It is known as the "mountain that eats men" because of the large number of workers who died in the mines. Some writers such as Eduardo Galeano, in his work Open Veins of Latin America, estimates that up to eight million have died in the Cerro Rico since the 16th century. Though this number has been attributed to the entirety of the Viceroyalty of Peru by Josiah Conder, who added that these numbers also take into account any depopulation of areas around mines. The work of historians such as Peter Bakewell, Noble David Cook, Enrique Tandeter and Raquel Gil Montero portray a more accurate description of the human-labor issue (free and non-free workers) with completely different estimations.
As a result of centuries long mining, in 2011 a sinkhole in the top appeared and had to be filled with ultra-light cement. The summit also continues to sink a few centimetres every year. In 2014, UNESCO added Cerro Rico and Potosí to its list of endangered sites, owing to "uncontrolled mining operations" that risk "degrading the site".Days and Nights of Love and War
Days and Nights of Love and War (Spanish: Días y Noches de Amor y de Guerra) is a 1978 book by Uruguayan writer Eduardo Galeano. It was published in English translation in 1982 by Monthly Review Press. Structured as a series of fragments, the book varies in tone from straight journalism to expressionism and poetic lyricism and in genre from short story to aphorism to biography. It established the formal and thematic qualities of Galeano's prose, and won the Casa de las Américas Prize in 1978.Dizzy Spells (album)
Dizzy Spells is an album by Dutch anarchist band The Ex. According to Douglas Wolk, the lyrics are "either punning geopolitical rants" or "based on texts by obscure poets"; Wolk praised the album for its grimness and density.EPO (publisher)
EPO (Proletarian Education, French: Education prolétarienne, Dutch: Proletarische Opvoeding) is a Belgian publisher of non-fiction books. It publishes approximately 25 books a year in Dutch and French, mainly centered on politics, history and sociology. These books tend to be of progressive nature. The publisher is closely linked to the Workers Party of Belgium.
Belgian and international authors who were published by EPO include Manuel Abramowicz, Jan Blommaert, André van Bosbeke, Krista Bracke, Lucas Catherine, Noam Chomsky, Hans Depraetere, Jenny Dierickx, Eduardo Galeano, Ivo Hermans, Peter Tom Jones, Els Keytsman, Jaap Kruithof, Ludo Martens, Michael Parenti, Marc Spruyt, Paul Van Nevel, Robert Van Yper, Peter Vermeulen, Jan Willems, and Howard Zinn.Galeano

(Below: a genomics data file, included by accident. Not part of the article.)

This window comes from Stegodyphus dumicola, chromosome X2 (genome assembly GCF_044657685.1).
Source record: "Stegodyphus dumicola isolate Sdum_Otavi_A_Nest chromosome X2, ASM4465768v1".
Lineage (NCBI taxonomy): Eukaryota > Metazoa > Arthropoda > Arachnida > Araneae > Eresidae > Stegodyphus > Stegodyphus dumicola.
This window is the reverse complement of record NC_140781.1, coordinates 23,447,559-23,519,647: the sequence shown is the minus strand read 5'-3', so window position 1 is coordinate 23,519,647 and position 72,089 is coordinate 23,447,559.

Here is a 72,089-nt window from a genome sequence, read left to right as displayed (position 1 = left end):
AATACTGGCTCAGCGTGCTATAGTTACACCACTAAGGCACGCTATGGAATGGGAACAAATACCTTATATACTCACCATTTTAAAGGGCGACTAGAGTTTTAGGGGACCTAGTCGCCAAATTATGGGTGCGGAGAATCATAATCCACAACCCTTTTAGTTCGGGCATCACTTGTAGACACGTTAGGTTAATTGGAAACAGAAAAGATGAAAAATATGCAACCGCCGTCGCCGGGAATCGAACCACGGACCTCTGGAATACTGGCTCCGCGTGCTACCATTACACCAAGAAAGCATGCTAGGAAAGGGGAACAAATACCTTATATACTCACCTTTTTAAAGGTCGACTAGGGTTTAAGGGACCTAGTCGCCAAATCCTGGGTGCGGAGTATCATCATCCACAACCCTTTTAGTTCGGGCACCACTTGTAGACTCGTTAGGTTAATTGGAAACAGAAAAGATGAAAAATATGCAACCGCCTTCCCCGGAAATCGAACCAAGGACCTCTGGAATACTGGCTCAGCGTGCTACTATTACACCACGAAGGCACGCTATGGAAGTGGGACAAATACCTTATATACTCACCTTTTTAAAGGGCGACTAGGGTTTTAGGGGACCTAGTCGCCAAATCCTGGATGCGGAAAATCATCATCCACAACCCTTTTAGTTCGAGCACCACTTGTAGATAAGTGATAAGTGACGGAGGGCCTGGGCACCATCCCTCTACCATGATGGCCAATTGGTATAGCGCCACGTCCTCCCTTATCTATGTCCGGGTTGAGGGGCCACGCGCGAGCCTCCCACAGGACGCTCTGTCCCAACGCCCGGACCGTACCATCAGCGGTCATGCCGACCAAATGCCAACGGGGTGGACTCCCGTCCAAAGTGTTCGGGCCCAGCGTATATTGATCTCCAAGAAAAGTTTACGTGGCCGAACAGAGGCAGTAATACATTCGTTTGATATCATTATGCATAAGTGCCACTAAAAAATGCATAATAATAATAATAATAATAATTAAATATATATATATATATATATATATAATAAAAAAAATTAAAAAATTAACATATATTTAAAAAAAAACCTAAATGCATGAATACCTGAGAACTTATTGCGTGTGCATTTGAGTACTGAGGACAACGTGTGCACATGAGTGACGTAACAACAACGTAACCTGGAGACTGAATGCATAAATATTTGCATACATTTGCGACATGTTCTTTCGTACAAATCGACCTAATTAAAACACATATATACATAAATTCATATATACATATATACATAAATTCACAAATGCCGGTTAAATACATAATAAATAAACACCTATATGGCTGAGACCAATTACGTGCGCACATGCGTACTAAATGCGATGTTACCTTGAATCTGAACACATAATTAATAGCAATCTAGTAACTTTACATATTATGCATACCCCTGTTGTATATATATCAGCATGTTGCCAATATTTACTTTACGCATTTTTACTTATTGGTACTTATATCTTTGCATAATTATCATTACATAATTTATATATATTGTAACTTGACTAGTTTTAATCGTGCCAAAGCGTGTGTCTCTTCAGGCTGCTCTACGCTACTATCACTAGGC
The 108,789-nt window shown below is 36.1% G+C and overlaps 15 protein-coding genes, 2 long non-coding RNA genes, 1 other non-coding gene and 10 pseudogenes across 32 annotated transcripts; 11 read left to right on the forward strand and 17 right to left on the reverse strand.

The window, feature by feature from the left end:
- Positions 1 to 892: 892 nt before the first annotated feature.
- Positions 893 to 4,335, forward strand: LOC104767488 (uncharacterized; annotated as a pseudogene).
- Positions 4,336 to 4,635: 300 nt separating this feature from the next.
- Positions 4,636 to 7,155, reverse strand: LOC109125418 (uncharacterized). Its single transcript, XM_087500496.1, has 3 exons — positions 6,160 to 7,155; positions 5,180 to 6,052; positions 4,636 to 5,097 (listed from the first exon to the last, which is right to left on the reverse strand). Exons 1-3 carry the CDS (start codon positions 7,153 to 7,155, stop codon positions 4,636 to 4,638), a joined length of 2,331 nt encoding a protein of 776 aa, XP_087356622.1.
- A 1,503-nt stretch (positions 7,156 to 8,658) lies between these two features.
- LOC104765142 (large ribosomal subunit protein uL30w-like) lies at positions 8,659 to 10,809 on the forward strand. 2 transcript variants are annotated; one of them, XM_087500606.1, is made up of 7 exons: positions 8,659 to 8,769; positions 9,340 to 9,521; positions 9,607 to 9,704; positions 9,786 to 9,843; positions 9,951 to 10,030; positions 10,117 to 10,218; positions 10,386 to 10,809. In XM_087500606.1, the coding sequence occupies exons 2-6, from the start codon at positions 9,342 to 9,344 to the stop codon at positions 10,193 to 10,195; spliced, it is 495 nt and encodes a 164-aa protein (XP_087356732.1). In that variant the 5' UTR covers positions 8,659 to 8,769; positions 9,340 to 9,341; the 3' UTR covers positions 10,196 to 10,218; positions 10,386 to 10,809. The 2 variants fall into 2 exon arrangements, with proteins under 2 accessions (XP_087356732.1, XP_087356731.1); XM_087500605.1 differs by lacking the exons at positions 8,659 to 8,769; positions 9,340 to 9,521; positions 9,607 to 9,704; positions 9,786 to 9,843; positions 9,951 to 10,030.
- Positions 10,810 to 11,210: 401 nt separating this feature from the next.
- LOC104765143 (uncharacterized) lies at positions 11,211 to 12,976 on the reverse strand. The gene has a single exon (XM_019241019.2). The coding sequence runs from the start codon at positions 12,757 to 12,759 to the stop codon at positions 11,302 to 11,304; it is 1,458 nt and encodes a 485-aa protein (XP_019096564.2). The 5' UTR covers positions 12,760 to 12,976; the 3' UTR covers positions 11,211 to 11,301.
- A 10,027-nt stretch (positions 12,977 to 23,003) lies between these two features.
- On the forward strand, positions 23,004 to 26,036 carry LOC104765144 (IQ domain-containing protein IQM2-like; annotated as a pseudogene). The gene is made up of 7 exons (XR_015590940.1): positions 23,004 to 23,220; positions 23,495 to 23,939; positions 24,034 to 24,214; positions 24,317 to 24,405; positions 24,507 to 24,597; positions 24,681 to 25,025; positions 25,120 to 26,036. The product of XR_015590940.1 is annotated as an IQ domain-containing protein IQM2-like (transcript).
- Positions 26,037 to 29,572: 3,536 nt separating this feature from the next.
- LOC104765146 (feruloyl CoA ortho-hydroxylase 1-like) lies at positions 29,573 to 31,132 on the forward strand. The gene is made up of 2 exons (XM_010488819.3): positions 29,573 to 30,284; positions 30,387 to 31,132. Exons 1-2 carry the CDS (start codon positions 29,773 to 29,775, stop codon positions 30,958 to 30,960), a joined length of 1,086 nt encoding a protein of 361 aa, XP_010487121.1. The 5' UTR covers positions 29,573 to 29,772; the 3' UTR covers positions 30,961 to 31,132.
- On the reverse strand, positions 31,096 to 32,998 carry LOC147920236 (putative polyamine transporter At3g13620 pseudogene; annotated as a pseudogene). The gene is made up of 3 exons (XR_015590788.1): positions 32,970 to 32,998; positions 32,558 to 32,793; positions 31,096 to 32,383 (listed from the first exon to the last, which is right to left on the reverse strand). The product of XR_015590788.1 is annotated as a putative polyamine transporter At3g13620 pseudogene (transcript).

Galeano may refer to:
David Galeano Olivera (born 1961), Paraguayan linguist, anthropologist, philologist, and educator
Eduardo Galeano (1940–2015), Uruguayan journalist, writer and novelist
Gloria Galeano Garcés (1958–2016), Colombian botanist and agronomist
Leonel Galeano (born 1991), Argentine football player
Maneco Galeano (1945–1980), Paraguayan musician
Marcos Aurélio Galeano (born 1972), Brazilian football player
Subcomandante Insurgente Galeano, previously known as Subcomandante Marcos
Juan Benítez Galeano (born 1953)
Carlos Galeano (born 1950)
Fermin Galeano (born 1975)
José Jaime Galeano (born 1945)
Juan Daniel Galeano (born 1986)
Luis GaleanoJorge Majfud
Jorge Majfud (born 1969) is a Uruguayan American writer.La Jornada
La Jornada (The Working Day) is one of Mexico City's leading daily newspapers. It was established in 1984 by Carlos Payán Velver. The current editor (directora general) is Carmen Lira Saade. La Jornada has presence in eight states of the Mexican Republic with local editions in Aguascalientes, Guerrero, Jalisco, Michoacán, Morelos, San Luis Potosí, Puebla and Veracruz (La Jornada de Oriente). It has approximately 287,000 readers in Mexico City, and, according to them, their website has approximately 180,000 daily page views.The online version was launched in 1995, with no restrictions on access and a Google-based search that includes the historic archives of the newspaper. The website is hosted by the National Autonomous University of Mexico (UNAM).
Noam Chomsky has described La Jornada as "maybe the only real independent newspaper in the hemisphere".Lannan Literary Awards
The Lannan Literary Awards are a series of awards and literary fellowships given out in various fields by the Lannan Foundation. Established in 1989, the awards are meant "to honor both established and emerging writers whose work is of exceptional quality", according to the foundation. The foundation's awards are lucrative relative to most awards in literature: the 2006 awards for poetry, fiction and nonfiction each came with $150,000, making them among the richest literary prizes in the world.